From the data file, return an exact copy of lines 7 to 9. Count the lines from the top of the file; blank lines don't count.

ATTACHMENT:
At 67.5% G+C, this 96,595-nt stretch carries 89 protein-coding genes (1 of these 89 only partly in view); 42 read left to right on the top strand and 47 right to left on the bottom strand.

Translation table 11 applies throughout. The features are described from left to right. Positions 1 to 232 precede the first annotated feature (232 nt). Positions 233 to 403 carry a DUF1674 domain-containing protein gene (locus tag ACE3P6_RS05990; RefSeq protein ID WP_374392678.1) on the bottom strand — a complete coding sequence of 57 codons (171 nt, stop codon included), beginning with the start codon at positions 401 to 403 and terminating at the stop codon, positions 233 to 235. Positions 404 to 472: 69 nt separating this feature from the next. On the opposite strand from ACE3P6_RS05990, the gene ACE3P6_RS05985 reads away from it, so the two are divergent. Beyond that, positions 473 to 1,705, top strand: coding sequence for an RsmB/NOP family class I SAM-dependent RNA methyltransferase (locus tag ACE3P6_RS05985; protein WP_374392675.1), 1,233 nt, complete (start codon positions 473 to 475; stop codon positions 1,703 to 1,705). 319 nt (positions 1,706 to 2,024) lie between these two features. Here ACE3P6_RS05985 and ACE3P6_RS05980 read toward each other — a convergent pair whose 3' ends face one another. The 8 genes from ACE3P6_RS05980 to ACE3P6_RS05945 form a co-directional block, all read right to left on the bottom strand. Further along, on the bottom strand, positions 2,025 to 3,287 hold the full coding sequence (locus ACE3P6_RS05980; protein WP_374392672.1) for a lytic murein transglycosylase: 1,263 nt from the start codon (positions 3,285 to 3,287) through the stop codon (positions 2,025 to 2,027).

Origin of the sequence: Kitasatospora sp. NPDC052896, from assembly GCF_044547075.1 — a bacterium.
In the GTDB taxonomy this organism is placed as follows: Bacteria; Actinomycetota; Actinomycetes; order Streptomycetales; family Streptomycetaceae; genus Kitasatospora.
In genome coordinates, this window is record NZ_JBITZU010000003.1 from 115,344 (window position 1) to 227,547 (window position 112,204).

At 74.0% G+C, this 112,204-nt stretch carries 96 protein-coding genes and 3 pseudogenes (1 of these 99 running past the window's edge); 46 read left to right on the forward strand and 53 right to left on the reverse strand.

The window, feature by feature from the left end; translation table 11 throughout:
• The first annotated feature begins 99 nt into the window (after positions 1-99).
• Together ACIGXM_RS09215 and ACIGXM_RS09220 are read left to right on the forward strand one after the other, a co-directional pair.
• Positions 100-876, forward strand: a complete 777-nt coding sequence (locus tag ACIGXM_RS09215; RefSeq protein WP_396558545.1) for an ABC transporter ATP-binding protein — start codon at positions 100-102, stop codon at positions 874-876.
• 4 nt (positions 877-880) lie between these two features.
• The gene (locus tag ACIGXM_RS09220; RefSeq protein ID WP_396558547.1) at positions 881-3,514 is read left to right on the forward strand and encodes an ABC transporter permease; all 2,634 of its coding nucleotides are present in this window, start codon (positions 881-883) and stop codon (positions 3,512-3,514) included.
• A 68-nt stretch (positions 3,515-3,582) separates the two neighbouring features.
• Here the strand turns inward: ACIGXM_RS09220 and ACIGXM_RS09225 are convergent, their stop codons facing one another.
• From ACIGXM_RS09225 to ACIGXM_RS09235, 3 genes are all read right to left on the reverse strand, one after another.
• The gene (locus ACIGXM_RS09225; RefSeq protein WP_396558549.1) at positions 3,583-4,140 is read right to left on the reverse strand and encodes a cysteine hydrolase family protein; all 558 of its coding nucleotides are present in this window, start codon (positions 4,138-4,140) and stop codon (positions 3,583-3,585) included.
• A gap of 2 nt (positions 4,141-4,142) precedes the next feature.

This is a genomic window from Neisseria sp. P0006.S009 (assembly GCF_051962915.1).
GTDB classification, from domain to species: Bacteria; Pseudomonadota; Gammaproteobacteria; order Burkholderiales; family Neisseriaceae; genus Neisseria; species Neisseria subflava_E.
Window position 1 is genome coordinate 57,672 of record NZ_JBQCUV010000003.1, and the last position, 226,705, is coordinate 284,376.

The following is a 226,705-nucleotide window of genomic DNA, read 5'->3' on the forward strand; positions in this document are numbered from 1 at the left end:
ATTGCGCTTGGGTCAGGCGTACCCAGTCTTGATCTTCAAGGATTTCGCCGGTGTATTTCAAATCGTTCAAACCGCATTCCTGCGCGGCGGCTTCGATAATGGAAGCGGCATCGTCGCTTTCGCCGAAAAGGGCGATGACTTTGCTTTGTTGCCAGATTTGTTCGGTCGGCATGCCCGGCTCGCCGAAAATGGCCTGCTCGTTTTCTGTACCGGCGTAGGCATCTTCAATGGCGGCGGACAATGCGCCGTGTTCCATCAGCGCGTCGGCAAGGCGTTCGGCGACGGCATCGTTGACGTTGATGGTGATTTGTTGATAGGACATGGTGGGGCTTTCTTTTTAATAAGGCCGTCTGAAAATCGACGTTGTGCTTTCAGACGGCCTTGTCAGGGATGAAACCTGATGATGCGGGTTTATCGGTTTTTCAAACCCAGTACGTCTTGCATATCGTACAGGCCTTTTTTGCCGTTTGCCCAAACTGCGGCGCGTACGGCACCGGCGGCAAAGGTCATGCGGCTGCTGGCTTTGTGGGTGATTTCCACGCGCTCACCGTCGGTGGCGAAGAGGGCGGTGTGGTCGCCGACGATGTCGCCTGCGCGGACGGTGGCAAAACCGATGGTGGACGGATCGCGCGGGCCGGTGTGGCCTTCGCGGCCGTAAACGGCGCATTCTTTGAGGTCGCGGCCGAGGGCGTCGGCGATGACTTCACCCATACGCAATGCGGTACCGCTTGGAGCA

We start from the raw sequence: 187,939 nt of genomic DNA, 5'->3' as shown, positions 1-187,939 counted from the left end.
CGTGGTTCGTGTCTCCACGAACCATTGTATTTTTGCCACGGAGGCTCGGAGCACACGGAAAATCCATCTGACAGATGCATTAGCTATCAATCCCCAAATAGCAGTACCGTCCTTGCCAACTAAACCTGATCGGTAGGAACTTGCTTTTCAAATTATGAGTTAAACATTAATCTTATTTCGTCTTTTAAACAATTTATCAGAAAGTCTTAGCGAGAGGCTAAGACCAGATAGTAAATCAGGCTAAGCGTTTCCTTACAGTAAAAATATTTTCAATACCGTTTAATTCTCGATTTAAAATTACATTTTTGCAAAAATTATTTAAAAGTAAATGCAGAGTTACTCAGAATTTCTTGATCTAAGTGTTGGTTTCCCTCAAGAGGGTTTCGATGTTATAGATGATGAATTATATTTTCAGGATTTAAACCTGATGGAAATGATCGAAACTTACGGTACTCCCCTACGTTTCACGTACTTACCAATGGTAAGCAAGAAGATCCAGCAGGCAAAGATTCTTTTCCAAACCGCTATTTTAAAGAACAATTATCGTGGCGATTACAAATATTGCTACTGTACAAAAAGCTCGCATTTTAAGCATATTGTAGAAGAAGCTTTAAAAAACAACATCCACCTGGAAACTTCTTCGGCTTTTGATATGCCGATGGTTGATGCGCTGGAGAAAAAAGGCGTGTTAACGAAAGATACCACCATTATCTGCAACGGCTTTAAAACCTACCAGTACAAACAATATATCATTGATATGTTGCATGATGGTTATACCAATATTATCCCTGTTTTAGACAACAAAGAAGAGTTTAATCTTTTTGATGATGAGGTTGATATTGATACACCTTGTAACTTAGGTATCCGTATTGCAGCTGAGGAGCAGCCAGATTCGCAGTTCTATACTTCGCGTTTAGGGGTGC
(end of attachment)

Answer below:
The window, feature by feature from the left end; translation table 11 throughout:
• The first annotated feature begins 99 nt into the window (after positions 1-99).
• Together ACIGXM_RS09215 and ACIGXM_RS09220 are read left to right on the forward strand one after the other, a co-directional pair.